If you had to offer one piece of advice to a business owners operating in the food and hospitality sector — what would it be?
Prioritise the management of food safety and food authenticity. Not only will this reduce the risk of a problem occurring, and maybe a very public, low FHRS rating, it will help ensure you have a reasonable defence in the unlikely event a problem does occur. Agreeing your management arrangements through a Primary Authority is also a good approach to give you more confidence you are not doing too little, or even taking costly and unnecessary action. This all assumes greater importance with mandatory FHRS in England around the corner and new Court Sentencing Guidelines, which now greatly increase potential fines.
When do you predict the FHRS will be made mandatory in England, and what steps should food businesses take before the legislation is enforced?
We could see recommendations to Ministers (to make the display of FHRS ratings by businesses mandatory) later this year, which might result in legislation being developed during 2017. The FSA is clear that it supports mandatory FHRS in England, following the positive reaction in Wales and the recent agreement for its introduction in Northern Ireland from 1st October 2016. However, a key issue for England is the very large number of food businesses covered by the scheme and the ongoing cuts to local authority (LA) budgets.
Current initiatives to better target LA interventions to ease the burdens on LAs and good businesses are very reasonable, but they have the potential to significantly reduce the LA inspections which drive FHRS. So considerations on how to ensure all food businesses have access to reasonably current and accurate FHRS ratings, could well influence any implementation timetable in England.
Mandated or not, over 400,000 business FHRS ratings are currently readily accessible to consumers on the internet or via Apps. So my advice to any food business is to routinely and objectively check their level of food safety compliance, and certainly before any formal LA inspection. This is how most responsible businesses work anyway. The FSA have a range of guides to help businesses do this, or of course they could use a private consultancy, like Shieldyourself, to help. Either way, they should aim for an FHRS 5 rating and certainly not risk getting a low rating, as consumers are already actively using this information to choose where, or not, they eat.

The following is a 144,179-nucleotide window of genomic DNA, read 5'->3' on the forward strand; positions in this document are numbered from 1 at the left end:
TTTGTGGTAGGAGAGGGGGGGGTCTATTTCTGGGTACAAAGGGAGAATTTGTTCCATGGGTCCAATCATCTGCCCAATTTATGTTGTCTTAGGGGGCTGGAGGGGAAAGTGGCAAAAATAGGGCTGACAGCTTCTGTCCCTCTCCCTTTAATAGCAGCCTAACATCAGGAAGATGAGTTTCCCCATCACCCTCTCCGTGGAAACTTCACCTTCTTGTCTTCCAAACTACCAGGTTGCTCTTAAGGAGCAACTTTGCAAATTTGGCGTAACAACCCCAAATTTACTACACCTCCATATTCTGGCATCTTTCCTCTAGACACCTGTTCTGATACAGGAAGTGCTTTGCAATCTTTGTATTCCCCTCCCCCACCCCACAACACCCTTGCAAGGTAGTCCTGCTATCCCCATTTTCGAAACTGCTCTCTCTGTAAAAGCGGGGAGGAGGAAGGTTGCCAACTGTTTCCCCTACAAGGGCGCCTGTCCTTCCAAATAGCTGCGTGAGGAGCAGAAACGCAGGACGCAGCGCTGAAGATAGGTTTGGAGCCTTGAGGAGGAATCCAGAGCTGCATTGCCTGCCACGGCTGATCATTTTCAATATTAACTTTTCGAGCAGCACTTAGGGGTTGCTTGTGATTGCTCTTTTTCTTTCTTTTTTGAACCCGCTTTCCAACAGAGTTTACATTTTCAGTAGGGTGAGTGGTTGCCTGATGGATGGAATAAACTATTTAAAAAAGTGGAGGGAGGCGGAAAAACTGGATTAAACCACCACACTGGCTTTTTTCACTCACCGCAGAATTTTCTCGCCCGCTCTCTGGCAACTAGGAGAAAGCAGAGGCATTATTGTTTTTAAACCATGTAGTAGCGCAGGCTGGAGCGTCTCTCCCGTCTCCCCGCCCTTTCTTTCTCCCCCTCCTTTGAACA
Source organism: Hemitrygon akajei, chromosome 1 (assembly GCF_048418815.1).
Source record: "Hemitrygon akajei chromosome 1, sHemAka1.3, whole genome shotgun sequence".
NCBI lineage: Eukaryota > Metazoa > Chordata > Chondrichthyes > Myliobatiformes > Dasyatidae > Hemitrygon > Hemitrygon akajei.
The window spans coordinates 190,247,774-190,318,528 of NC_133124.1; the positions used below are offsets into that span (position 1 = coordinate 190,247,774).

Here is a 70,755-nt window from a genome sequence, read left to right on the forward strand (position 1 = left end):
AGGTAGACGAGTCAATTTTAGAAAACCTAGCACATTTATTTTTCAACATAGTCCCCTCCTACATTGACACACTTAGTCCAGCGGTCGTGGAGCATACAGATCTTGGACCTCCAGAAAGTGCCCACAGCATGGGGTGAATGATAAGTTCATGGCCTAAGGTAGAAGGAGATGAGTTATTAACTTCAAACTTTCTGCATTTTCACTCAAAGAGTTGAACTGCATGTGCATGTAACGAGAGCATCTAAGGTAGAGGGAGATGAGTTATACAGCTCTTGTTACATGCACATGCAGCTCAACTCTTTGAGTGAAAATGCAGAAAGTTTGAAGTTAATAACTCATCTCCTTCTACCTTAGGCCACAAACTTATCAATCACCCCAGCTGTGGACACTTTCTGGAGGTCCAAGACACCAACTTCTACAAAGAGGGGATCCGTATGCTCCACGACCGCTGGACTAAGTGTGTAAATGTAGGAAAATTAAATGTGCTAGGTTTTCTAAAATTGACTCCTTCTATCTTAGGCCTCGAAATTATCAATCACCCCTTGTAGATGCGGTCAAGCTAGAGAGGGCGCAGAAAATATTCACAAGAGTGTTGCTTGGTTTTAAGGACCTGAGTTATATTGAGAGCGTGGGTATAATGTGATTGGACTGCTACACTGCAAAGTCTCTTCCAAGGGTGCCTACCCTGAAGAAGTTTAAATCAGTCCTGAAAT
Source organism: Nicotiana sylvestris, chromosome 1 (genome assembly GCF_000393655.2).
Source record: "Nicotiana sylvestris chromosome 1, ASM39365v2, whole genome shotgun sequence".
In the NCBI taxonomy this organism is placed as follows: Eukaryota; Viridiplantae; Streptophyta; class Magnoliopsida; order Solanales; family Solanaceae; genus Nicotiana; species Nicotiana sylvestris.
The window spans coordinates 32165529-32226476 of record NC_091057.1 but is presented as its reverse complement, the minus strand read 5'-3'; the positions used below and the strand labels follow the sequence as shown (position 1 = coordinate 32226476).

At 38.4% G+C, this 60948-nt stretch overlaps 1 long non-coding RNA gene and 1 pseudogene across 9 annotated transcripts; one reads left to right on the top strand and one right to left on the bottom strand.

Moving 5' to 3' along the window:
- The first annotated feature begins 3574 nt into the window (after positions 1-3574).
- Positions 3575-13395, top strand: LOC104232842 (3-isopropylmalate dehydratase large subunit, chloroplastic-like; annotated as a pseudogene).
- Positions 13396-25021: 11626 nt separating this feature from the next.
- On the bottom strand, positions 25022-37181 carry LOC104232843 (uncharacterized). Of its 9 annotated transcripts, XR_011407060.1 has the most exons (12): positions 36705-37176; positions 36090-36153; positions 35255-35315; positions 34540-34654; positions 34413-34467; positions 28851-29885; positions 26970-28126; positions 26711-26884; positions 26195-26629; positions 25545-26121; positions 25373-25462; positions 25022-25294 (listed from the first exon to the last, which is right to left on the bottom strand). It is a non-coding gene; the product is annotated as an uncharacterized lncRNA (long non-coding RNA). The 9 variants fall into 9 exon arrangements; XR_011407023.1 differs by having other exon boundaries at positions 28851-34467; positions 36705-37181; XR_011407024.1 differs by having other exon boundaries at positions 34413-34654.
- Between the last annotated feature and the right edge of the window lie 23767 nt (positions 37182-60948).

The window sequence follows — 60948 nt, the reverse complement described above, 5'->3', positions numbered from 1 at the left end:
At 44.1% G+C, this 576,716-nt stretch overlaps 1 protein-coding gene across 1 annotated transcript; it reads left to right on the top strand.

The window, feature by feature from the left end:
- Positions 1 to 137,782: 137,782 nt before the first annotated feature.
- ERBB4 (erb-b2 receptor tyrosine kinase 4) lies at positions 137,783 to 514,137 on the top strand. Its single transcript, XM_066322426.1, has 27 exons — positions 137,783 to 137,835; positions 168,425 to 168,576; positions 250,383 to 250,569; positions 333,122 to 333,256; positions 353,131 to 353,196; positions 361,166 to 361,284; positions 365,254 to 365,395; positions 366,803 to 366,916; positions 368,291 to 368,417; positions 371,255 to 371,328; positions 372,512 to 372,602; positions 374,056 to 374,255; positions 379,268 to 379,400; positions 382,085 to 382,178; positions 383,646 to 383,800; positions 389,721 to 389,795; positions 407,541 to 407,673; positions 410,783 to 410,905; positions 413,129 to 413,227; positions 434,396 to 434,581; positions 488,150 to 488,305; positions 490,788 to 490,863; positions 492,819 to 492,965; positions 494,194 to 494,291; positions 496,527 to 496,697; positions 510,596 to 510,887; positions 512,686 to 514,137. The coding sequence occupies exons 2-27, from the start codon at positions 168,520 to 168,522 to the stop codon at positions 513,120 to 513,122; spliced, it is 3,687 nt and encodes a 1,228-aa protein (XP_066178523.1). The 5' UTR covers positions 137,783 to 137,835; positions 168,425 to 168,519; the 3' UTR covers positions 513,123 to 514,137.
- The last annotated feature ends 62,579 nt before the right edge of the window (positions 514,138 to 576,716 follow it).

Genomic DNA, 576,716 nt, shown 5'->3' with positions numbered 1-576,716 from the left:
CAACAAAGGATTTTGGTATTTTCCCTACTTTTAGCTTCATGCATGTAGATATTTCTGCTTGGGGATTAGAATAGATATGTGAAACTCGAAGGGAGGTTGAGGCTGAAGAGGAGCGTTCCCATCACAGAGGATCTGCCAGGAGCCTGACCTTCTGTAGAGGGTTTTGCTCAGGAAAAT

How important do you think technology is in safeguarding food hygiene standards?
Hugely, be it real time screening to detect contamination, automatic sensors for critical controls or information systems providing better transparency of operating standards for managers or consumers. Of course as everyone is now saying, it is not about more and more technology and data, it is about the right data and taking the right action.
If you’re a business owner and would like to benefit from the range of safety compliance services offered by Shieldyourself, including workplace risk assessments and food safety audits, click here to visit our website. Alternatively, to speak to a member of our team, call 020 3797 2328.